And get your “mise en place” together in advance. “Washing, peeling, cutting, slicing all the ingredients that can hold up without impacting flavor or food safety, is the only way you’ll be able to actually spend time with your friends and family while hosting,” says Ryan Pollnow, co-chef at Flour + Water Hospitality Group. “Since refrigeration space gets hard, I’d also recommend saving your reusable takeout containers in the weeks before to help organize your mise en place, so all those prepped ingredients are ready to go when you are cooking on Thanksgiving.”

You can even make all your sides in advance, Alan Kwan, executive chef of Alila Ventana Big Sur, suggests. “A lot of things keep really well ahead of time, such as stuffing—that stays well ahead of time in the fridge, then throw it in the oven before the meal,” he says. “You can make almost all your sides and apps ahead of time, then reheat and garnish/put the finishing touches on ahead of serving.”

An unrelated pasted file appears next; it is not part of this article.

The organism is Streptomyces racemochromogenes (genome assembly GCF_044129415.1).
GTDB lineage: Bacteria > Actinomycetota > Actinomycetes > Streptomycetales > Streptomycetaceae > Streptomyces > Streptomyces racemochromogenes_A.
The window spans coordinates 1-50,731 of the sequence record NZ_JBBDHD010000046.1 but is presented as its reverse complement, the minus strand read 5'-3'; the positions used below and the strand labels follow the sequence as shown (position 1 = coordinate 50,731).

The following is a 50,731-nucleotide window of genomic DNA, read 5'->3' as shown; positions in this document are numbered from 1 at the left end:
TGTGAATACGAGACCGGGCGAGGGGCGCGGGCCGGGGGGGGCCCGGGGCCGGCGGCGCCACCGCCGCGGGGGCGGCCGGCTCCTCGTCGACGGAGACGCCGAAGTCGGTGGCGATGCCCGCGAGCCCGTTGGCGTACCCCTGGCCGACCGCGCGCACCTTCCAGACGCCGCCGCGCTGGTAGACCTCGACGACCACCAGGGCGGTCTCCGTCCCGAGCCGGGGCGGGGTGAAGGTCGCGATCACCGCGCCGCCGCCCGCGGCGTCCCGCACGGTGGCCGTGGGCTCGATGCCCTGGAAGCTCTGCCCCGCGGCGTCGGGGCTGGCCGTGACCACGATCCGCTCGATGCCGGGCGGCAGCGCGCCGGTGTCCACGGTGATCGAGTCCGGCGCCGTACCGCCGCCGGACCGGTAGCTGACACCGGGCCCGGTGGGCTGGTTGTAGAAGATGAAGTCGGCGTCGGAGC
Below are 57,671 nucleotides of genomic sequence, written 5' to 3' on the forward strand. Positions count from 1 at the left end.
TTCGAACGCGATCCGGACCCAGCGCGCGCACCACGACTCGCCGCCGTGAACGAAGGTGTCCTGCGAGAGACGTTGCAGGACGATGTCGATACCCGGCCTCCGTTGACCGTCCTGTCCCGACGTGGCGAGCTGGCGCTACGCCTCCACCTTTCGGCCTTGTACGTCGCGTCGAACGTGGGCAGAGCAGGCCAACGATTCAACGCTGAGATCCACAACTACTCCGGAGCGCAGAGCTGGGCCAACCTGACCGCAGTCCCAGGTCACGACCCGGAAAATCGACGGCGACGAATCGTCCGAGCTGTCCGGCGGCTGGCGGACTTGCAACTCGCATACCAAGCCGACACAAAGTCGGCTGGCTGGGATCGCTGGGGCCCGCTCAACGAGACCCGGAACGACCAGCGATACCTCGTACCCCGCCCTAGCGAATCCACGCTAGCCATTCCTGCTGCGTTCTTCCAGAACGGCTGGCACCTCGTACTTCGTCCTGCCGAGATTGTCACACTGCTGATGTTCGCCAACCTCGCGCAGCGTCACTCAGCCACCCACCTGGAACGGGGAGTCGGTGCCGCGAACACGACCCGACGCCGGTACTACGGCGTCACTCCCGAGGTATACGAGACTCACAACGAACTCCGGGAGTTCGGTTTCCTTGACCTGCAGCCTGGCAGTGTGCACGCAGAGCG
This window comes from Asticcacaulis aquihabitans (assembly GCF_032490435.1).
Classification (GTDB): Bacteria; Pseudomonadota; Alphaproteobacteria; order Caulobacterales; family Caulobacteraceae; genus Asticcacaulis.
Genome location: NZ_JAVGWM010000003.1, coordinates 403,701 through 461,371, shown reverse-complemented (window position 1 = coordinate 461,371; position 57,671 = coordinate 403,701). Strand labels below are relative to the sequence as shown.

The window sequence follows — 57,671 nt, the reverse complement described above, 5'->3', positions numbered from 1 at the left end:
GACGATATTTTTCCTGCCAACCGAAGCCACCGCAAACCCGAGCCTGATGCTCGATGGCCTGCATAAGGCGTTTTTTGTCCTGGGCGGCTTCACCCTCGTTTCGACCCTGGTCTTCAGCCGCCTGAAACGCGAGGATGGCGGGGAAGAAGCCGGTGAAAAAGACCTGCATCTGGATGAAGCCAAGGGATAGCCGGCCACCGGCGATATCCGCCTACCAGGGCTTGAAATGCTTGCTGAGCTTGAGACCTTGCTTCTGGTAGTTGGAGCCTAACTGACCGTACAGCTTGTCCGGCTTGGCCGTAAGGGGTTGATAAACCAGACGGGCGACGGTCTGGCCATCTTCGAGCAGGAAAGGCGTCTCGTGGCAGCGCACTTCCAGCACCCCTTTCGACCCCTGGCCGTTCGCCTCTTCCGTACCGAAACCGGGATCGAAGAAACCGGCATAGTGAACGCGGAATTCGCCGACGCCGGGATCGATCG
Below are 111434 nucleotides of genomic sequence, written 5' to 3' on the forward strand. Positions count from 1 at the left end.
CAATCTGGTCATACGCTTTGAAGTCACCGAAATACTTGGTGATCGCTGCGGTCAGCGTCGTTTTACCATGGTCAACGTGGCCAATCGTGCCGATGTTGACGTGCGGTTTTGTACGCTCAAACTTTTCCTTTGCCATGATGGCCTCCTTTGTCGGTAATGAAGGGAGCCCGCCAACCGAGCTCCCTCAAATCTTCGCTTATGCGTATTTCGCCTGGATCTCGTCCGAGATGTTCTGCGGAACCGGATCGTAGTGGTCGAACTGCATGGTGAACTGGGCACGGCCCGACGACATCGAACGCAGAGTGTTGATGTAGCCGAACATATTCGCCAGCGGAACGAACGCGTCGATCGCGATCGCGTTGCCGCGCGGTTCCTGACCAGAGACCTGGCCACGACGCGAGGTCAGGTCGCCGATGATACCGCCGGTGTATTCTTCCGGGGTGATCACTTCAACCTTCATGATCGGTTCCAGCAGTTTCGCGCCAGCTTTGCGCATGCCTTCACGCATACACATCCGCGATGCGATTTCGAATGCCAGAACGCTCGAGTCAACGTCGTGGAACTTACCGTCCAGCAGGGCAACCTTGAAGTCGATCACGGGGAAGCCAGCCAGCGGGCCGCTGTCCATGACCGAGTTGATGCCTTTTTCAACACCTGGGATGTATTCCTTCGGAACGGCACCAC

Thomas J. Story

5. Miscalculating Food Portions

James Jung, executive chef at SET Steak & Sushi in Newport Beach, California, says people can make mistakes with portion size. “People always underestimate the amount of food and start prepping way more than what’s needed,” he says. “Nowadays, there are apps like meez that can calculate portions based on the size of your party.”

Executive Chef at Mountain Shadows Resort Scottsdale, Charles Wiley, breaks it down even further: “Figure 1 lb. whole turkey per person, ½ lb. stuffing, ½ lb. mashed potatoes, ½ cup gravy, ¼ cup cranberry sauce. You will have plenty of leftovers, but you’re not cooking for an army and you don’t want to run out on Thanksgiving.”

6. Not Planning Around Oven Space